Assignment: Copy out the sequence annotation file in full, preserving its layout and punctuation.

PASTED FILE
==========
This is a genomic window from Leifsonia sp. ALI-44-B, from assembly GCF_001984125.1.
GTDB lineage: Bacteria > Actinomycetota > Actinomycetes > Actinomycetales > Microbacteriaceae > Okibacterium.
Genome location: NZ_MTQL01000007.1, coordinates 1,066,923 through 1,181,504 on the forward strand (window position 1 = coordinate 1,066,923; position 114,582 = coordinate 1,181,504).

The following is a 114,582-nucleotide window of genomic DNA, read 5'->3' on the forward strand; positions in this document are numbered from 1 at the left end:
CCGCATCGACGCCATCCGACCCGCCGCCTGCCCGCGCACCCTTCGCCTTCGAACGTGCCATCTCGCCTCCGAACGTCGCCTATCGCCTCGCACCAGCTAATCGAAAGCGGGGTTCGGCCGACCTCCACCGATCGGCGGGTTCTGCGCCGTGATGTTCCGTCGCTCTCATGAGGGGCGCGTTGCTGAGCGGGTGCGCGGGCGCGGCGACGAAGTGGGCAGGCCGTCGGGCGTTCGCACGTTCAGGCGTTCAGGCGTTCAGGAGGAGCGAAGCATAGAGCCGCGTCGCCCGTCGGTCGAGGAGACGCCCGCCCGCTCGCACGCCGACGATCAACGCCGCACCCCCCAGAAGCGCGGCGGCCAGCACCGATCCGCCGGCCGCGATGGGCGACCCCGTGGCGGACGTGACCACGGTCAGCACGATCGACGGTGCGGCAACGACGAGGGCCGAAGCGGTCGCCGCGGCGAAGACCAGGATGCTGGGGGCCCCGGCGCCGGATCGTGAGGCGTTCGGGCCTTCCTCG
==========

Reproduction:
This is a genomic window from Leifsonia sp. ALI-44-B, from assembly GCF_001984125.1.
GTDB lineage: Bacteria > Actinomycetota > Actinomycetes > Actinomycetales > Microbacteriaceae > Okibacterium.
Genome location: NZ_MTQL01000007.1, coordinates 1,066,923 through 1,181,504 on the forward strand (window position 1 = coordinate 1,066,923; position 114,582 = coordinate 1,181,504).

The following is a 114,582-nucleotide window of genomic DNA, read 5'->3' on the forward strand; positions in this document are numbered from 1 at the left end:
CCGCATCGACGCCATCCGACCCGCCGCCTGCCCGCGCACCCTTCGCCTTCGAACGTGCCATCTCGCCTCCGAACGTCGCCTATCGCCTCGCACCAGCTAATCGAAAGCGGGGTTCGGCCGACCTCCACCGATCGGCGGGTTCTGCGCCGTGATGTTCCGTCGCTCTCATGAGGGGCGCGTTGCTGAGCGGGTGCGCGGGCGCGGCGACGAAGTGGGCAGGCCGTCGGGCGTTCGCACGTTCAGGCGTTCAGGCGTTCAGGAGGAGCGAAGCATAGAGCCGCGTCGCCCGTCGGTCGAGGAGACGCCCGCCCGCTCGCACGCCGACGATCAACGCCGCACCCCCCAGAAGCGCGGCGGCCAGCACCGATCCGCCGGCCGCGATGGGCGACCCCGTGGCGGACGTGACCACGGTCAGCACGATCGACGGTGCGGCAACGACGAGGGCCGAAGCGGTCGCCGCGGCGAAGACCAGGATGCTGGGGGCCCCGGCGCCGGATCGTGAGGCGTTCGGGCCTTCCTCG